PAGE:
I can truly say, and in saying it I magnify the infinite grace of God as bestowed upon him, that I have seen few persons whose minds were spiritually darker than was his when he came into my Sunday School class; and I think that the committee of the Mount Vernon Church seldom met an applicant for membership more unlikely ever to become a Christian of clear and decided views of Gospel truth, still less to fill any extended sphere of public usefulness. Mr. Moody remained in my class for two years, until he bade me good-bye on leaving Boston for Chicago.

[citation needed] Sunday school, Indians and whites. ...

Chicago and the Civil War

Moody moved to Chicago, Illinois in September, 1856, where he joined the Plymouth Congregational Church, and began to take an active part in the prayer meetings. In the spring of 1857, he began to minister to the welfare of the sailors in Chicago's port, then gamblers and thieves in the saloons. A contemporary witness recalls these days: For other uses, see Chicago (disambiguation). ...

The first meeting I ever saw him at was in a little old shanty that had been abandoned by a saloon-keeper. Mr. Moody had got the place to hold the meetings in at night. I went there a little late; and the first thing I saw was a man standing up with a few tallow candles around him, holding a negro boy, and trying to read to him the story of the Prodigal Son and a great many words he could not read out, and had to skip. I thought, 'If the Lord can ever use such an instrument as that for His honor and glory, it will astonish me.'

[citation needed]


His work led to the largest Sunday School of his time.[citation needed] As a result of his tireless labor, within a year the average attendance at his school was 650, while 60 volunteers from various churches served as teachers. It became so well known that the just-elected President Lincoln visited and spoke at a Sunday School meeting on November 25, 1860. For other uses, see Abraham Lincoln (disambiguation). ...


After the Civil War started, he was involved with the U.S. Christian Commission of the YMCA, and paid nine visits to the battle-front, being present among the Union soldiers after the conflicts of Shiloh, Pittsburgh Landing, and Murfreesboro, and ultimately entered Richmond with the army of General Grant. He married Miss Emma C. Revell, on August 28, 1862, with whom he had a daughter, Emma Reynolds Moody, and two sons, William Revell And Paul Dwight Moody. Combatants United States of America (Union) Confederate States of America (Confederacy) Commanders Abraham Lincoln, Ulysses S. Grant Jefferson Davis, Robert E. Lee Strength 2,200,000 1,064,000 Casualties 110,000 killed in action, 360,000 total dead, 275,200 wounded 93,000 killed in action, 258,000 total... Not to be confused with YWCA. This article is about the association. ... Combatants United States of America Confederate States of America Commanders Ulysses S. Grant, Don Carlos Buell Albert Sidney Johnston â€ , P.G.T. Beauregard Strength Army of West Tennessee (48,894), Army of the Ohio (17,918)[1] Army of Mississippi (44,699)[1] Casualties 13,047: 1,754 killed, 8... Combatants United States of America Confederate States of America Commanders William S. Rosecrans Braxton Bragg Strength 43,400 37,712 Casualties 13,249 (1,730 killed, 7,802 wounded, 3,717 captured/missing) 10,266 (1,294 killed, 7,945 wounded, 1,027 captured/missing) The Battle of Stones River... Ulysses S. Grant,[2] born Hiram Ulysses Grant (April 27, 1822 – July 23, 1885), was an American general and the eighteenth President of the United States (1869–1877). ...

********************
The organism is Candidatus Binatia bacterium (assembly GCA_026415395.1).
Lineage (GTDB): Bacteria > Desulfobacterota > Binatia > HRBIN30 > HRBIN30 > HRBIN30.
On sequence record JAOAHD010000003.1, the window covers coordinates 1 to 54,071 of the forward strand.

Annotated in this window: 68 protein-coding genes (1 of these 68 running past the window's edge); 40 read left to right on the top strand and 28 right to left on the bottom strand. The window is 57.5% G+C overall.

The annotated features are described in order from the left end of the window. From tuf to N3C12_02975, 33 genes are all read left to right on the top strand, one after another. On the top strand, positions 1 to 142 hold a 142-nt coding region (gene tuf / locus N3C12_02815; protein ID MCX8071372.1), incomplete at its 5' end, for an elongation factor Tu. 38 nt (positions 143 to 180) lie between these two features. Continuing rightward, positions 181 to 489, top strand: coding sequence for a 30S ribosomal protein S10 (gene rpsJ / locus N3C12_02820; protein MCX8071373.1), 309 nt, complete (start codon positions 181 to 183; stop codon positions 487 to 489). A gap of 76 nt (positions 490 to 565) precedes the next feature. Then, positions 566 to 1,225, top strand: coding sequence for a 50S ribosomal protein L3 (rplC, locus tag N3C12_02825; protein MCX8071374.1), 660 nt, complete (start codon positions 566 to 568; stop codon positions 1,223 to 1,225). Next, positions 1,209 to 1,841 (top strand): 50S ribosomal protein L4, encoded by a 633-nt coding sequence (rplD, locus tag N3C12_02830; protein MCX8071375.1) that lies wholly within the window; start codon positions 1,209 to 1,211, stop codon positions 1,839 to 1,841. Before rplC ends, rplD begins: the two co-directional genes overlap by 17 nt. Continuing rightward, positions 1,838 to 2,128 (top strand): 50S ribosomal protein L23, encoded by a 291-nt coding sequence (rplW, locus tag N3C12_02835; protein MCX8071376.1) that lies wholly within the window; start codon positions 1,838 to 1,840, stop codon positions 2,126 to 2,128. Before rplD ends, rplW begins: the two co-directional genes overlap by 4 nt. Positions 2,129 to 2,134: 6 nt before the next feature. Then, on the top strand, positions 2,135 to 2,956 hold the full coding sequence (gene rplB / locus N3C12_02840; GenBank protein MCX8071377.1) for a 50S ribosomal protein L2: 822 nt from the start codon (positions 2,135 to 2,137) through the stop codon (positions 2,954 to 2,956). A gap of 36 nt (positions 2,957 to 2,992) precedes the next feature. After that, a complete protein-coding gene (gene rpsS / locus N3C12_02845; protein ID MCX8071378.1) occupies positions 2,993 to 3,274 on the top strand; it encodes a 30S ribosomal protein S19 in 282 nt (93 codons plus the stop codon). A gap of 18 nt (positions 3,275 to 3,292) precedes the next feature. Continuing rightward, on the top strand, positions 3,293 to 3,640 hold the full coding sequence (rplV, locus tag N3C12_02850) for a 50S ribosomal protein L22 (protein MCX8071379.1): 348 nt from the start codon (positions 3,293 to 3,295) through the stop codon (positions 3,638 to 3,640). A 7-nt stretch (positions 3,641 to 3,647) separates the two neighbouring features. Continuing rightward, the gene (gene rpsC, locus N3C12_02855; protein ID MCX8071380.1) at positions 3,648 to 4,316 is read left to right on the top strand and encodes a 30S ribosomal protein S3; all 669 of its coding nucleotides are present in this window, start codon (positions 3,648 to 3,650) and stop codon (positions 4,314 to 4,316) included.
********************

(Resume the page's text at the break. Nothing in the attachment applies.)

The growing Sunday School congregation needed a permanent home, so Moody started a church in Chicago, the Illinois Street Church.


In June 1871, Moody met Ira D. Sankey, the Gospel singer, with whom he soon partnered. In October the Great Chicago Fire destroyed his church, his home, and the dwellings of most of his members. His family had to flee for their lives, and, as Mr. Moody said, he saved nothing but his reputation and his Bible. His church was rebuilt within three months at a near-by location as the Chicago Avenue Church. His lay follower William Eugene Blackstone was a prominent American Zionist. Ira D. Sankey (1840-1908) was an American Gospel singer and composer associated with evangelist Dwight L. Moody. ... Artists rendering of the fire, by John R Chapin, originally printed in Harpers Weekly The Great Chicago Fire was a conflagration that burned from Sunday October 8 to early Tuesday October 10, 1871, killing hundreds and destroying about four square miles in Chicago, Illinois. ... William Eugene Blackstone (October 6, 1841-November 7, 1935) was an American evangelist and Christian Zionist influenced by Dwight Lyman Moody, and author of the Zionist Blackstone Memorial of 1891. ... A bilingual poster in Romanian and Hungarian promoting a film about Jewish settlement in Palestine, 1930s. ...